Ideally seeds are started in flats that can be carefully transplanted with very close spacing.  However seeds can be planted directly into the beds at measured distances from each other.  The goal is for the leaves of mature plants to touch creating a canopy which reduces evaporation, inhibits the growth of weeds and keeps the soil environment rich with microorganisms.  Plants can be started ahead of time to create a continuous crop in small areas.
For example, in normal planting you would plant separate rows of lettuces and rows of capsicums etc. With biointensive gardening, you would go ahead and plant your rows of lettuce. They grow close to the ground and can grow close to each other. Then, you would plant capsicums among the lettuce because they grow taller, and have tall stems. This will not interfere with the lettuce growth and the lettuce won’t interfere with the capsicum’s growth because the capsicums grow above the lettuce. It is a great combination.

Companion Planting
Certain plants complement one another and thrive better together, like beans and corn.  Other companion plants seem to repel garden pests or attract beneficial insects.  Marigolds for example will attract beneficial insects.
Carbon Farming
Growing the next crop’s food is accomplished through using high-carbon crops like beans and corn to create compost.  This is the key to any sustainability.  More than half of the crops grown are used for both eating and for making compost.  Grains, corn, fava beans and sunflowers and any other high-carbon crops that have lots of bulk are best.
Calorie Farming
The rest of the plants are selected for being the most nutrient and calorie dense for consumption.  For example beetroot and sweet potatoes have highly nutritious leaves and yet have good calories in the roots.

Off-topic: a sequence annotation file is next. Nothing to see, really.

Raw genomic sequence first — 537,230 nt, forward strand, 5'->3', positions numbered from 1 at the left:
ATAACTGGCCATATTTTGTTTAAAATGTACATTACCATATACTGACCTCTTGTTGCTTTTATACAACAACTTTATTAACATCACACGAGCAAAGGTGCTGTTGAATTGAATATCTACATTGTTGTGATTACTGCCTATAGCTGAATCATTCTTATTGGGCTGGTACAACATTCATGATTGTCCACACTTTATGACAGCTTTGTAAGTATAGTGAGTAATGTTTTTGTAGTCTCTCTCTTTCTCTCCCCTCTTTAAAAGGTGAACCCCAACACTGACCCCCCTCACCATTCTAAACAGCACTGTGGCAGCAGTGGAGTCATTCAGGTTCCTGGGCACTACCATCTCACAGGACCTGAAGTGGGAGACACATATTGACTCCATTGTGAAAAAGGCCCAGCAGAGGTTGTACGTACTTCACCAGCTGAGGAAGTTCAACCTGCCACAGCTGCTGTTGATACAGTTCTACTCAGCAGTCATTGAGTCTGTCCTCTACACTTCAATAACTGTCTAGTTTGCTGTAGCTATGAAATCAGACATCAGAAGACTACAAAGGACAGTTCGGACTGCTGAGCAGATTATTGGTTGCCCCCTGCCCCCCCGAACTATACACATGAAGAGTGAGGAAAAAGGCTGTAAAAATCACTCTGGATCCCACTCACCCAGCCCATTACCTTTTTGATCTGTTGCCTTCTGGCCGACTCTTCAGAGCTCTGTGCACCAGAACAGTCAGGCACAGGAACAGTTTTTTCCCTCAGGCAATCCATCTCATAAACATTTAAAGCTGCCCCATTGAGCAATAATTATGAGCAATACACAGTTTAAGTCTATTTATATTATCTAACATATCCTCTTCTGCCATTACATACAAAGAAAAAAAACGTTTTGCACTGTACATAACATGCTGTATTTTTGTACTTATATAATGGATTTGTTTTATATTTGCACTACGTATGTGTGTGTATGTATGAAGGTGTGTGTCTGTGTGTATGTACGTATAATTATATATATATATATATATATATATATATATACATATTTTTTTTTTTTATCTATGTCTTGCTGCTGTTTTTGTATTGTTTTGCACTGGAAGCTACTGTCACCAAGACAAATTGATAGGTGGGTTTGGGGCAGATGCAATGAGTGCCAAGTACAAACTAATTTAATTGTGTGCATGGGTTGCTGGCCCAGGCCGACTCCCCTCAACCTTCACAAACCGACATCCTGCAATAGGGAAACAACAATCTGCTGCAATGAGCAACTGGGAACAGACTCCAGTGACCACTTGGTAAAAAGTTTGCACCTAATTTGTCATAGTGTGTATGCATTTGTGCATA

Open Pollinated Seeds
Commercial seeds are an extra expense for those who are aiming for self sufficiency.  They won’t replicate and usually need a chemically-dependant growing system.  On the other hand, open pollinated or heritage seeds have been selected over many generations for adaptability to different growing environments without compromising yields.
A whole system approach
There is no need to re-invent the wheel.  This system works anywhere if all the parts are used.  There are so many other wonderful insights you can incorporate, like rotating crops, systematic replanting and when to harvest crops.
As ye sow, so shall ye reap the benefits
Bio-intensive gardening makes it possible to grow food using:
  • 67% to 88% less water
  • 50% to 100% less fertilizer
  • 99% less energy than commercially grown food, while using a fraction of the
These techniques can also:
  • Produce 2 to 6 times more food
  • Build the soil up to 60 times faster than in nature, if properly used
  • Reduce by half or more the amount of garden space needed
At Vital Veggies, wherever possible we incorporate biointensive technologies to educate our clients in the use of closed loop, sustainable systems and to achieve the best outcomes from their urban food gardens.